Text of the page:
These steps can be repeated year after year going more and more in depth as children get older. You can adapt and change it to keep it fresh by trying different media for your projects and/or focusing on different artists. Once a child really understands the elements of art then steps one and two may only take a few minutes.
Older children can use steps three and four to supplement their history studies by looking at artists from the time period they are studying and looking for the expression of what might have been happening during that time period. As you work your way through the elements of art each year you can adapt the program along with your child’s understanding.
A word about technique….
This program I have outlined is focused on creativity and expression which is an important foundation for every artist. At some point though serious artists need to work on their technique. There are definite ways to improve the quality of your art and your ability to create it the way you envision.
I am of the school of thought though that technique can wait so for most children the process outlined above is enough to give kids the artistic background they need. If left to their own devices children will develop a style and expression all their own. In my experience teaching technique too early can cause frustration and interrupt the growth of creativity.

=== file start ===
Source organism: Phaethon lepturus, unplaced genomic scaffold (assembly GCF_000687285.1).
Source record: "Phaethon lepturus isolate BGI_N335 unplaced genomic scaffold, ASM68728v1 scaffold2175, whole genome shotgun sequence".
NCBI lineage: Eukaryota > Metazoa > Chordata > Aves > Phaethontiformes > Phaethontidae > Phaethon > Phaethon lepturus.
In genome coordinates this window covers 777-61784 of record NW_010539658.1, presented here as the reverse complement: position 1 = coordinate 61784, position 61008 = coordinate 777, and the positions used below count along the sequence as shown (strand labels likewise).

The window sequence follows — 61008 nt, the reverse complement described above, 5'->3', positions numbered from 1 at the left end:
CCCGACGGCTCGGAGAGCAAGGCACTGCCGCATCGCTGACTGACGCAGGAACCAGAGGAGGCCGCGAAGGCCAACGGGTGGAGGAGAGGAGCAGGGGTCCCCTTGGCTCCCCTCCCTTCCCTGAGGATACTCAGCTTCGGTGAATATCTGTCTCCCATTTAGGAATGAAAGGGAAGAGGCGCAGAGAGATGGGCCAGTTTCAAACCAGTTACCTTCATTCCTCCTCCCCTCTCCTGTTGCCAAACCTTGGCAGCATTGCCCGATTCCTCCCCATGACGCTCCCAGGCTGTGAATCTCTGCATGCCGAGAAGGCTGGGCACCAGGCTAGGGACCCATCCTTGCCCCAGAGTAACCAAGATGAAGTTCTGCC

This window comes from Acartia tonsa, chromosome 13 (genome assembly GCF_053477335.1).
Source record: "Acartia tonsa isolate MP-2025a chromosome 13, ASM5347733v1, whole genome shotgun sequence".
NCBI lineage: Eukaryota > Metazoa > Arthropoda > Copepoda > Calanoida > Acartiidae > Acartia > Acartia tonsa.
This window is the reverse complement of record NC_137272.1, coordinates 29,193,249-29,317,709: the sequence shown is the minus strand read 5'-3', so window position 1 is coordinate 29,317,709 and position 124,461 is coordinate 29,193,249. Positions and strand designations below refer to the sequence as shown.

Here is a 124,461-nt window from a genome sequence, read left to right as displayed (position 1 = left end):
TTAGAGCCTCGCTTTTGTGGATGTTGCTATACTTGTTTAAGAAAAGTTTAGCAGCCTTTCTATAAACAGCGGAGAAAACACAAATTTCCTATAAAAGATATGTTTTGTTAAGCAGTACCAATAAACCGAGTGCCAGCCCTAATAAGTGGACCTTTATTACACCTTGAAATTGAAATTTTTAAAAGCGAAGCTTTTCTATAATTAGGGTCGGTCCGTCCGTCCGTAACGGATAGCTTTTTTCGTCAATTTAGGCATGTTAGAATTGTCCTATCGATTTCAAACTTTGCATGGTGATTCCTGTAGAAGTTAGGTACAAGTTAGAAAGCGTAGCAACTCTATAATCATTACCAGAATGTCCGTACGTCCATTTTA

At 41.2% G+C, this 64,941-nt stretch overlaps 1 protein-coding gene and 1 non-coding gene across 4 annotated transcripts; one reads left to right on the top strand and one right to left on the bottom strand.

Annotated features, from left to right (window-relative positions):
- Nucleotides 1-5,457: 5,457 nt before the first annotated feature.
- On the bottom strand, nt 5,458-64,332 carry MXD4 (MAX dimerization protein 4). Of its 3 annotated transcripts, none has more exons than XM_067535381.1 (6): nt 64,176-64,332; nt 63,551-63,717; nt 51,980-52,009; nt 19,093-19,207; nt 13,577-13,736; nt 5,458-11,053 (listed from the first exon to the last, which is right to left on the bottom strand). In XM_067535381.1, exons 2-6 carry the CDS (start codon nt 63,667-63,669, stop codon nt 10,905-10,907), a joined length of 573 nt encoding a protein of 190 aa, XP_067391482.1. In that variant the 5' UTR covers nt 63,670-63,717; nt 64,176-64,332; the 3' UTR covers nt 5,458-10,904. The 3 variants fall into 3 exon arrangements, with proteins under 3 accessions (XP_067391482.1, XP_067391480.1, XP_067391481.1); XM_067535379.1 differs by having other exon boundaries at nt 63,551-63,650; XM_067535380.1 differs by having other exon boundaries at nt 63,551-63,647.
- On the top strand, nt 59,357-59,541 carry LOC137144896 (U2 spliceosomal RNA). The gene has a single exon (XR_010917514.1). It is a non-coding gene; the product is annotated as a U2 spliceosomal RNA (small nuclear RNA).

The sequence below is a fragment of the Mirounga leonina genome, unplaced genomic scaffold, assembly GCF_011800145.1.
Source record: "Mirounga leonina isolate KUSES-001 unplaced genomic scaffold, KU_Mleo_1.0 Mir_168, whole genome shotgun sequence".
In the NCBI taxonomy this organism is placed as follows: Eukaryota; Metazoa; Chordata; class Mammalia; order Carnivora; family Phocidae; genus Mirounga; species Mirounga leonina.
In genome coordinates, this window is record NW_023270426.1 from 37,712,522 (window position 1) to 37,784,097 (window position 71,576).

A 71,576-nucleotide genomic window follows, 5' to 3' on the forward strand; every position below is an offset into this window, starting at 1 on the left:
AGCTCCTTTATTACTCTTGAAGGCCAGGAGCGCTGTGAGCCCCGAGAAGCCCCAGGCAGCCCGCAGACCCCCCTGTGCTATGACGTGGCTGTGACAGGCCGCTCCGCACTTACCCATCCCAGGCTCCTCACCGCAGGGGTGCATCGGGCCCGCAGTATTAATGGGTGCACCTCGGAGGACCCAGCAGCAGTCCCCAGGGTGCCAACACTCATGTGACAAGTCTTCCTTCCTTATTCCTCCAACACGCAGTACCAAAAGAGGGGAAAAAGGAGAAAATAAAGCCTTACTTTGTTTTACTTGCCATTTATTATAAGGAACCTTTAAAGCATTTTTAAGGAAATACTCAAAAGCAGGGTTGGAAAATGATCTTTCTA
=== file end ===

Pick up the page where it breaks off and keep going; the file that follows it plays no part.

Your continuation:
When children are high school age though if (and only if) they choose to explore art as a career I highly recommend professional training around their sophomore or junior year. This way they will have the proper instruction and adequate time to create a portfolio. Technique is really something to be left to professionals who can guide your child without squelching their creativity.
So, what are you waiting for….
This simple process is an easy way to teach your child to use the elements of art to express themselves and to understand the way art has been used throughout history to tell the stories of people far away and long dead. They can use their new found understanding of artistic expression to tell their own stories and express themselves to you and others. By the time they are teenagers many kids really feel more comfortable expressing themselves artistically.
If you allow yourself to learn alongside your child and work through the projects you, too will enjoy the mental health benefits of creative expression. You can vent your frustrations, express your joy, and record memories of your children all without uttering a word. Art is a relaxing way to express yourself and look at the world in a different light. Art will open your mind and give you a new perspective and that will benefit everything else you do.
Related Post: Exploring and Learning with Paint
Now go get some art supplies and get started!
For those who prefer a set curriculum:
Great books for project ideas:
Inexpensive art supplies:
Mary Stephens is a long time homeschooling mother of four with two still learning at home, one in college and one graduated from college. She holds a degree in international affairs from Georgetown University and a Masters in Teaching from the American University. Passionate about both travel and education Mary offers homeschooling tips and tricks as well as free travelschooling units on her website penciltreks.com. Mary also owns Christopher Travel, a luxury travel company specializing in exquisite vacations around the globe.